Out of the world winds, a new UN chief
The term "straw poll" comes from an old way of deciding an issue: Toss straw into the wind and see where it lands. The Security Council's recent straw votes to pick a UN chief were without the straw. But they weren't without the winds of global affairs.
The Council's nonbinding and anonymous straw poll of its members have led to South Korean diplomat Ban Ki-Moon being the likely next secretary general. He would replace Kofi Annan, an African who has held the job for a decade. The Council is expected to formally nominate the sole candidate to the General Assembly next week.
Much wrangling and horse-trading have gone on behind the scenes to pick the world's top diplomat. Global differences are so strong that the Council long ago decided it must try to avoid a stalemate. Thus the secret balloting to winnow down candidates.
The process alone is telling about the state of the world. The five great powers on the Council cooperated to keep the UN running. They also stuck to a long-held consensus that the post needs to rotate to a different region of the world (Asia was due). And they agreed on the qualities of a leader they want.
Unfortunately, one of those qualities may be compliancy, or doing the bidding of each or all of the veto-wielding great powers (or doing nothing at all). Yes, the secretary general is a civil servant, one who runs a vast bureaucracy and whose authority is derived from the Council. But as the world has shrunk, as borders mean less, and as conflicts are potentially more deadly, a UN chief who wisely leads others as well as follows orders is needed more than ever.
It's also sad that the Council decided this time around that only states can nominate candidates. No self nominations. That runs against the idea that the UN chief is a leader of all peoples, not just governments. And the process of selection is so nontransparent that it doesn't signal a strong stand for democracy.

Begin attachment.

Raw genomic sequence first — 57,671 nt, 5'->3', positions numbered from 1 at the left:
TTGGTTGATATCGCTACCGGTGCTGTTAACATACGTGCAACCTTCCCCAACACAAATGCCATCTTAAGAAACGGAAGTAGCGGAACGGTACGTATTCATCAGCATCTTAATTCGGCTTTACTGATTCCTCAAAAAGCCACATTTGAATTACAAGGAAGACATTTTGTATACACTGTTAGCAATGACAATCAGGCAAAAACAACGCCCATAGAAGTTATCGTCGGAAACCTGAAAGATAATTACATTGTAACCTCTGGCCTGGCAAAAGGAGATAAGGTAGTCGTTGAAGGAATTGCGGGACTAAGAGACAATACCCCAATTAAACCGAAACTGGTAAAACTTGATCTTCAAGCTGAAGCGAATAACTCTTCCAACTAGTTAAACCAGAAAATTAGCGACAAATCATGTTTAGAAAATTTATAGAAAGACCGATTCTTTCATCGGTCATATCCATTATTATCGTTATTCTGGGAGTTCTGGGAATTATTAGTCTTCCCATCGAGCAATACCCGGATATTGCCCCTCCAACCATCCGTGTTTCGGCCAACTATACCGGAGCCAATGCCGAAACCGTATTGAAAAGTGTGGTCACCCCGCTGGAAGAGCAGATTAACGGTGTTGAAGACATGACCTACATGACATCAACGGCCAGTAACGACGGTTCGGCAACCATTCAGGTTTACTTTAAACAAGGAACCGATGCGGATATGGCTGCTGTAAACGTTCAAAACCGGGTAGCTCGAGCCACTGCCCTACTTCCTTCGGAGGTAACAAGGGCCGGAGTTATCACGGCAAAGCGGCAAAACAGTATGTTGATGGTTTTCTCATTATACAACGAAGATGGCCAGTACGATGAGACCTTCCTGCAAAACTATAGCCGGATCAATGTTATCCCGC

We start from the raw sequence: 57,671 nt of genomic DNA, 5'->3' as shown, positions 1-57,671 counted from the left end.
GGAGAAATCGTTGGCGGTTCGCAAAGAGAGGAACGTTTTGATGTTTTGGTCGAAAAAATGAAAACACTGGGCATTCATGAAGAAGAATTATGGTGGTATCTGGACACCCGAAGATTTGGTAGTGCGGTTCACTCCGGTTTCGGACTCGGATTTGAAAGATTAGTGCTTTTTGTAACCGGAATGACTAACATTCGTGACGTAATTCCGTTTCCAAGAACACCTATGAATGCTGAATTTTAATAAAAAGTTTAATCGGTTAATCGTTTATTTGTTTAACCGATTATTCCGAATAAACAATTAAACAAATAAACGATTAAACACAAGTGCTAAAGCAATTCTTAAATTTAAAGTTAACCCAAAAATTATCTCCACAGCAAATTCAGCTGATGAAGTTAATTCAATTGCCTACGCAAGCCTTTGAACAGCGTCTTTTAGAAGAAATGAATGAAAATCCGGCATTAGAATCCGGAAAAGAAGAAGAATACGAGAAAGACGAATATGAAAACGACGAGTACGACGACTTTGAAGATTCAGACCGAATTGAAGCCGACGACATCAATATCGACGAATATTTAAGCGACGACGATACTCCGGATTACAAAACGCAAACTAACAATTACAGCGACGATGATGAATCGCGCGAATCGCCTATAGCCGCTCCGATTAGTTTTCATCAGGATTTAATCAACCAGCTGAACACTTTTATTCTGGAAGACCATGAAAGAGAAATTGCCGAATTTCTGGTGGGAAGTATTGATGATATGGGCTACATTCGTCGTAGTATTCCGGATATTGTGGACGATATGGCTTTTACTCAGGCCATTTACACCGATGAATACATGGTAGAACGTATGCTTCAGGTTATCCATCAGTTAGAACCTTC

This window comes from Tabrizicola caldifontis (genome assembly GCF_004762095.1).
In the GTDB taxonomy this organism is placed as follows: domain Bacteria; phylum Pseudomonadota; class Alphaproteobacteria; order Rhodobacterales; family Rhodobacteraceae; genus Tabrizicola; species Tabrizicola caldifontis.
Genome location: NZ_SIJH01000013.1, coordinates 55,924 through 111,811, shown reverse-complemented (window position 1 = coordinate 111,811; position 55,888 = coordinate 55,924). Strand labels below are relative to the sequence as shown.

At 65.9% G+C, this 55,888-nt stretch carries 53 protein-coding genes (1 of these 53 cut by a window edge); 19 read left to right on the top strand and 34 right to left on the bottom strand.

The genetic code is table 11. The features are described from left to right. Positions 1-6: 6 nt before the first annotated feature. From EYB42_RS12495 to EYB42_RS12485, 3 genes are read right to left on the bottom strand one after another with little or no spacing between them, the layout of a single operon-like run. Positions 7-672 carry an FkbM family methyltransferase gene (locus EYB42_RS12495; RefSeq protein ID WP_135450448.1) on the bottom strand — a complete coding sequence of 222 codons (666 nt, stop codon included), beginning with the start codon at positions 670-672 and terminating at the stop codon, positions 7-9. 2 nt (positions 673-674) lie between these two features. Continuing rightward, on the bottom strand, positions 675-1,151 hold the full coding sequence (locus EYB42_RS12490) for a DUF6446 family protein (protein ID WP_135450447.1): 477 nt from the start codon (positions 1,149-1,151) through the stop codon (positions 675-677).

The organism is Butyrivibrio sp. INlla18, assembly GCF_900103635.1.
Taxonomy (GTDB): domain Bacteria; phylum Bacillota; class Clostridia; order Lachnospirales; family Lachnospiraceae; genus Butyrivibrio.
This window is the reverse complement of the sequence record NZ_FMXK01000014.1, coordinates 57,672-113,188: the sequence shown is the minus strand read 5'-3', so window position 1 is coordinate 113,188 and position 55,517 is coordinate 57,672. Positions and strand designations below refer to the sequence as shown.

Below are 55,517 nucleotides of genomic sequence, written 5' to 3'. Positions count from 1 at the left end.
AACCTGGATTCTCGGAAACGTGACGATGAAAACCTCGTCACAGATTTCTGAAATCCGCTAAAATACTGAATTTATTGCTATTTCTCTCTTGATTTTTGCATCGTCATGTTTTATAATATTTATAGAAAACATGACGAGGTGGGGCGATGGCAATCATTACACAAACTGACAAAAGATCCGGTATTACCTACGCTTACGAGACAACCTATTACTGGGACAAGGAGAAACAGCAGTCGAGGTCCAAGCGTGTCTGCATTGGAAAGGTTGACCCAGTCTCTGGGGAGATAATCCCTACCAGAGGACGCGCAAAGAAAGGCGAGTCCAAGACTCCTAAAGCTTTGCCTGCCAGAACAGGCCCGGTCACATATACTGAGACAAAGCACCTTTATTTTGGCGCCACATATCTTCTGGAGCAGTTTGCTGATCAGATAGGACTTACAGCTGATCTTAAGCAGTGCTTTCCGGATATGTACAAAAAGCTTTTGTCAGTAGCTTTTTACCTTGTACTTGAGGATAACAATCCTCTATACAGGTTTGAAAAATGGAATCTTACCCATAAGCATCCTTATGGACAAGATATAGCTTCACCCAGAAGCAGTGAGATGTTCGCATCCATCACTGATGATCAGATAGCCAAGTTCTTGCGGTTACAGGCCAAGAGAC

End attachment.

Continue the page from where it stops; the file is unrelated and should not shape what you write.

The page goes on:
It's also worrisome that the post is still rotated by regions. The UN represents universal values that rise above the interests of groups of countries. Such regionalism hints at a clash of civilizations.
Mr. Ban may prove to be a strong leader. He is soft-spoken but principled. As South Korea's foreign minister, he knows how to stand up to the world's only superpower, the US, and when to bend. And coming from a country surrounded by big powers (Russia, Japan, and China), his instincts are like those of a shrimp among whales. He has also learned how to deal with an irascible, nuclear-tipped North Korea.
Most of all, he backs Mr. Annan's policy of humanitarian intervention, the idea that the world cannot stand by (as it did during the Rwanda genocide) when a government fails to protect its people. The ongoing tragedy in Darfur could be Ban's first big test.
Despite the compromises needed to select a UN chief, most of the past ones have risen to greatness by the expectations thrust upon them. Fighting off corruption and patronage in the UN bureaucracy alone takes courage. Working with and standing up to the hundreds of nongovernmental organizations requires tact.
As the world changes, so must the methods of picking its top diplomat. The winds of those changes are blowing stronger than ever.